Mammal Watching Forum

Western sahara

My 6 day trip to Western sahara. I flew on the 20th October 2021. A straightforward flight, from Gatwick, via casablanca to dakhla. The only issue being landing in casablanca to find that our flight home had even cancelled due to covid rules being suddenly changed by the Moroccan government. Not exactly ideal. Post covid, dakhlas windsurfing Community is alive […]

Taxonomy news

1. True’s beaked whales from the Southern Hemisphere split as a new species, Mesoplodon eueu. 2. When pygmy marmosets got split, it was unclear which of the two species should keep the old name because it was unknown which one was represented by the original holotype. Now we know that the northern species should be called Cebuella pygmaea and the […]

A Hypothetical Question – Just for Fun

Hi Everyone! I’ve been entertaining this question in my own head, and was wondering what everyone else thinks: So back when I started mammal watching (2007ish), seeing a list of 20-30 mammals anywhere was spectacular, and 50 was almost unimaginable. But obviously, with today’s knowledge, increasing accessibility to ecosystems at night (in most countries), improving guiding services and of course […]

Walrus in the Netherlands

A few weeks ago a Walrus entered the Netherlands on the island: “Schiermonnikoog”, went further to Terschelling” and “Harlingen” after a few days. That’s were it caught my attention, i was hoping to get the possibility to go when i was free from work. Everytime i got a day off from work the walrus wasn’t seen for a couple of […]

New Trip Report: European Mink Special, Romania

Here’s another excellent Romania report from Sakertours. European Mink Special, 2021: Sakertours, 5 days & 30+ species including Romanian Hamster, European Mink and Greater Noctules. Jon

Taxonomy news

Everything from the Neotropics today. 1. A cool open-access paper describing a new species Histiotus mochica from the coastal desert of northern Peru. Although currently known from just two specimens, it is apparently portrayed in ancient Moche art so probably isn’t that rare. I saw one in Cerros de Amotape NP back in 1995 and never could ID since there […]

Alan Root’s film: A space in the heart of Africa

I saw that Konstantin Yordanov had posted a link on Facebook to Alan Root’s epic film about the wildlife of the Congo, so decided to share it here. I’ve been wanting to see this film for a long time, as it has great footage of lots of rare Congolese species including the Okapi, Aquatic genet, Giant otter shrew and the […]

Podcast Episode 12: Russ Mittermeier

Listen on Apple PodcastsListen on SpotifyListen on Stithr The new episode of the mammalwatching podcast has Charles Foley and me interviewing Russ Mittermeier world famous author, mammalogist, conservationist and primate watcher. Russ takes us on a trip from a Tarzan-loving kid, watching monkeys at the Bronx Zoo to a Tarzan-loving scientist, discovering new species of primates in the jungles of the […]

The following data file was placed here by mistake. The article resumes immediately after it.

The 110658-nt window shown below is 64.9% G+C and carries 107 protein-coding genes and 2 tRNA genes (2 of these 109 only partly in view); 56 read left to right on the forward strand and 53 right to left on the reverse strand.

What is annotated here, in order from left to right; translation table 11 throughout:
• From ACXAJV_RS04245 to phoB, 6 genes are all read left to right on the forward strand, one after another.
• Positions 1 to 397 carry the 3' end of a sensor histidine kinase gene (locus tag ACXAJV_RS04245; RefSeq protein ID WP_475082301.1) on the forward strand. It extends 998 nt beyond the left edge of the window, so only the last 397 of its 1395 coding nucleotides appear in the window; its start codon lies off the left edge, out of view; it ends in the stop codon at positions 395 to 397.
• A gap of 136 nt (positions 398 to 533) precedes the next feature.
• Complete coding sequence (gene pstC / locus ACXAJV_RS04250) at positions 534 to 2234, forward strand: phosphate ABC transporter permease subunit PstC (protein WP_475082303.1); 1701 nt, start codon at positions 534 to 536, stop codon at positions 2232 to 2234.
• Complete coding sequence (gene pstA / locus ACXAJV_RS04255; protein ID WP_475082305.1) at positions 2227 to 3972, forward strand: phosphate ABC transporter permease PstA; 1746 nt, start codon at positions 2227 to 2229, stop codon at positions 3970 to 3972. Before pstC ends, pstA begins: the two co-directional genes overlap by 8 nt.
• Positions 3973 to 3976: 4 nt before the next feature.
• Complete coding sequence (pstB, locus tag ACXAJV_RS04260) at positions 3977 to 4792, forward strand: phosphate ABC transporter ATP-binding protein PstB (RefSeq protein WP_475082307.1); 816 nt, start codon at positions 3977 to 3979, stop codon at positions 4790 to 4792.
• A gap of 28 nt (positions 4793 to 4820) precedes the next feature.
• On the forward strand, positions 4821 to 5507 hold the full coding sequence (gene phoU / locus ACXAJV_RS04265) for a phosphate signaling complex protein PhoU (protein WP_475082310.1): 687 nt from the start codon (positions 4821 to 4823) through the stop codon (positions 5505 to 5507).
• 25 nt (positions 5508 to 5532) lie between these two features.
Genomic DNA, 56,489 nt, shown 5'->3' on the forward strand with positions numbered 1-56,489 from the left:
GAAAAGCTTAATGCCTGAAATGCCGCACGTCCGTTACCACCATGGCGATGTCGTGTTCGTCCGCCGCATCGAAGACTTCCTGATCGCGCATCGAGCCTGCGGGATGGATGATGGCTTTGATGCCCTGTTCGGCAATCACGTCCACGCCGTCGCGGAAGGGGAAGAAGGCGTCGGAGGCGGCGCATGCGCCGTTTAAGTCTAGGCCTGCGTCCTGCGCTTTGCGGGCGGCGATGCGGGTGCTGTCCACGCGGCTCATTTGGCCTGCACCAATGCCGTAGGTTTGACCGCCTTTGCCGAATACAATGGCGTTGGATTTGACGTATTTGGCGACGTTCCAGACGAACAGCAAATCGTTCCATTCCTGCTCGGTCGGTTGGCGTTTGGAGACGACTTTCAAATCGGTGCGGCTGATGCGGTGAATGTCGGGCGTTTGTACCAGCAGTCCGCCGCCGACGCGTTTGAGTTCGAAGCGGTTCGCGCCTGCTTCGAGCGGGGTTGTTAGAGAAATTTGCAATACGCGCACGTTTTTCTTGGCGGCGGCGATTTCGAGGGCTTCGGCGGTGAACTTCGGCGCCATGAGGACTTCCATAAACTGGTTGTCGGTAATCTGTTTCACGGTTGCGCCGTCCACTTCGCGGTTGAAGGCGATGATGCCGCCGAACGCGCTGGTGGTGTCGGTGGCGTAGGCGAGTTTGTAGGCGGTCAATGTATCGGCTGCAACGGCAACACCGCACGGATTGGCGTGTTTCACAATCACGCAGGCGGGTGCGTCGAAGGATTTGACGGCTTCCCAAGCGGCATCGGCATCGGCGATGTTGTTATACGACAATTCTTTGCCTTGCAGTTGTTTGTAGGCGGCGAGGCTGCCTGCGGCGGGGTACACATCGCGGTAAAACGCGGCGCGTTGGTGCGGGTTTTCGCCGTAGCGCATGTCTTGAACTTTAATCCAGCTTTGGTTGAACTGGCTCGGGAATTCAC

a new way to mount a pocket torch on a camera

When spotting animals at night it can be hard to hold the flashlight and hold the camera at the same time. Yapok catcher and PhD candidate Jose Gabriel Martinez Fonseca has an idea for a new way to mount a small torch parallel to a camera lens. The link to the instructions (which includes a sample sequence of Arizona shots) […]

Trip report Sweden

After having looked for mammals in Central and Southeast Europe I urgently needed a diversion … and went mammal watching in the north. 😉 Here is my report:

New Trip Report: Paraguay

Here’s Cheryl Antonucci’s latest report. She saw annoyingly many mammals (i.e she saw more than I did). Paraguay, 2021: Cheryl Antonuccci, 10 days and 31 species including Conover’s Tuco-tuco, Greater & Lesser Hairy Armadillos, Lesser Grison, Jaguarundi and Geoffroy’s Cat. jon

Indianapolis Prize Emerging Conservationist Award

I thought it best to have a separate post hightlighting the Indianapolis Prize Emerging Conservation Award, so it would be easier for people to search for on the website. All details can be found here. The Award will be given every two years and comes with a $50,000 prize to be used for their conservation work. Applications can be submitted […]

Out Now: Episode 11 of the Mammalwatching Podcast – Lisa Dabek

In the latest podcast episode, Jon Hall and I interview Dr. Lisa Dabek about her incredible 25 year study of the Matschie’s tree-kangaroo in the Huon Peninsula, Papua New Guinea. She describes the difficulties of finding tree-kangaroos and how they’ve worked with the local communities to set up highly successful hunting free zones, where mammal populations are flourishing. Jon and […]

Uganda, 2021

For many years Uganda had been fairly high on my list of places to visit, but never quite high enough for me to start thinking seriously about a trip. I’d heard only good things about the Pearl of Africa, but didn’t think I would see many new mammals there. My thinking changed in early 2021 when Tomer Ben-Yehuda and Alex […]

The best of mammalwatching

A new paper in African Journal of Ecology. Sounds like an unparalleled mammalwatching experience.

Looking for Carpathian Chamois in Romania